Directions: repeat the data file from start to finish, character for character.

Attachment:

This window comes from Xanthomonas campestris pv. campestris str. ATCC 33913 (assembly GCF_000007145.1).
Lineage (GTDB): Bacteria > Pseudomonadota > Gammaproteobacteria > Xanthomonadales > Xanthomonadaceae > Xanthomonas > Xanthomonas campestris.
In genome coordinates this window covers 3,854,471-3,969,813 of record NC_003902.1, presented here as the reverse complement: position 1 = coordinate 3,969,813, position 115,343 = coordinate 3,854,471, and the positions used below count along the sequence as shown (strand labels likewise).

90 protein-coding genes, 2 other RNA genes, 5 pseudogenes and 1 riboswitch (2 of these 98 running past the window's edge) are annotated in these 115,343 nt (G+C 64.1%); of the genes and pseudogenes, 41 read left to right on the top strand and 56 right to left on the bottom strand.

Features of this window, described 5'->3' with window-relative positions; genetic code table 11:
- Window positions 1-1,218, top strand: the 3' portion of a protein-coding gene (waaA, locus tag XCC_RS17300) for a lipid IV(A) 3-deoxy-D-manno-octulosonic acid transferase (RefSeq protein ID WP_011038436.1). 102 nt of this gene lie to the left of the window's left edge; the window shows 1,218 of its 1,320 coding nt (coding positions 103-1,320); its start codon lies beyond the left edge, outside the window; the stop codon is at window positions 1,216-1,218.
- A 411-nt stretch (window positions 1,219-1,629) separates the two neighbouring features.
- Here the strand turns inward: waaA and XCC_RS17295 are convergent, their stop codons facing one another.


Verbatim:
This window comes from Xanthomonas campestris pv. campestris str. ATCC 33913 (assembly GCF_000007145.1).
Lineage (GTDB): Bacteria > Pseudomonadota > Gammaproteobacteria > Xanthomonadales > Xanthomonadaceae > Xanthomonas > Xanthomonas campestris.
In genome coordinates this window covers 3,854,471-3,969,813 of record NC_003902.1, presented here as the reverse complement: position 1 = coordinate 3,969,813, position 115,343 = coordinate 3,854,471, and the positions used below count along the sequence as shown (strand labels likewise).

90 protein-coding genes, 2 other RNA genes, 5 pseudogenes and 1 riboswitch (2 of these 98 running past the window's edge) are annotated in these 115,343 nt (G+C 64.1%); of the genes and pseudogenes, 41 read left to right on the top strand and 56 right to left on the bottom strand.

Features of this window, described 5'->3' with window-relative positions; genetic code table 11:
- Window positions 1-1,218, top strand: the 3' portion of a protein-coding gene (waaA, locus tag XCC_RS17300) for a lipid IV(A) 3-deoxy-D-manno-octulosonic acid transferase (RefSeq protein ID WP_011038436.1). 102 nt of this gene lie to the left of the window's left edge; the window shows 1,218 of its 1,320 coding nt (coding positions 103-1,320); its start codon lies beyond the left edge, outside the window; the stop codon is at window positions 1,216-1,218.
- A 411-nt stretch (window positions 1,219-1,629) separates the two neighbouring features.
- Here the strand turns inward: waaA and XCC_RS17295 are convergent, their stop codons facing one another.